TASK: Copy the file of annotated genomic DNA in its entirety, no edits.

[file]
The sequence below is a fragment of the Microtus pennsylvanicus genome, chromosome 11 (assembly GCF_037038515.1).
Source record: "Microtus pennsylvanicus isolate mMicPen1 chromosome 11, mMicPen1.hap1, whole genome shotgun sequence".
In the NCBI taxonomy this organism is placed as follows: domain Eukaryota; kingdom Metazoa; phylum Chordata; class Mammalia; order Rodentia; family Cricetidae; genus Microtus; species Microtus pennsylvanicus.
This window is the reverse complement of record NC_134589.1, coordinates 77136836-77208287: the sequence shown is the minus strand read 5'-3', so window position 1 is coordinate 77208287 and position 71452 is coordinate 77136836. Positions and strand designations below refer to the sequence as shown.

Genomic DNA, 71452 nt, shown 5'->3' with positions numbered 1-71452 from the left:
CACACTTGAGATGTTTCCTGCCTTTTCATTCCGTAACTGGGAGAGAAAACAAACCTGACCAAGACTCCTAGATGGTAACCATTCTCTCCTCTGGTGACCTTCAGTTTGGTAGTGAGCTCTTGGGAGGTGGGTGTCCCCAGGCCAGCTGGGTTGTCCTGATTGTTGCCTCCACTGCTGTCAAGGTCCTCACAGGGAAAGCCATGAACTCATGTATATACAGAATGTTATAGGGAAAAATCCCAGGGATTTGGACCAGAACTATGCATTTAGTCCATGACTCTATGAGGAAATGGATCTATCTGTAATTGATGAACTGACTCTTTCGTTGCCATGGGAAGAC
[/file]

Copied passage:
The sequence below is a fragment of the Microtus pennsylvanicus genome, chromosome 11 (assembly GCF_037038515.1).
Source record: "Microtus pennsylvanicus isolate mMicPen1 chromosome 11, mMicPen1.hap1, whole genome shotgun sequence".
In the NCBI taxonomy this organism is placed as follows: domain Eukaryota; kingdom Metazoa; phylum Chordata; class Mammalia; order Rodentia; family Cricetidae; genus Microtus; species Microtus pennsylvanicus.
This window is the reverse complement of record NC_134589.1, coordinates 77136836-77208287: the sequence shown is the minus strand read 5'-3', so window position 1 is coordinate 77208287 and position 71452 is coordinate 77136836. Positions and strand designations below refer to the sequence as shown.

Genomic DNA, 71452 nt, shown 5'->3' with positions numbered 1-71452 from the left:
CACACTTGAGATGTTTCCTGCCTTTTCATTCCGTAACTGGGAGAGAAAACAAACCTGACCAAGACTCCTAGATGGTAACCATTCTCTCCTCTGGTGACCTTCAGTTTGGTAGTGAGCTCTTGGGAGGTGGGTGTCCCCAGGCCAGCTGGGTTGTCCTGATTGTTGCCTCCACTGCTGTCAAGGTCCTCACAGGGAAAGCCATGAACTCATGTATATACAGAATGTTATAGGGAAAAATCCCAGGGATTTGGACCAGAACTATGCATTTAGTCCATGACTCTATGAGGAAATGGATCTATCTGTAATTGATGAACTGACTCTTTCGTTGCCATGGGAAGAC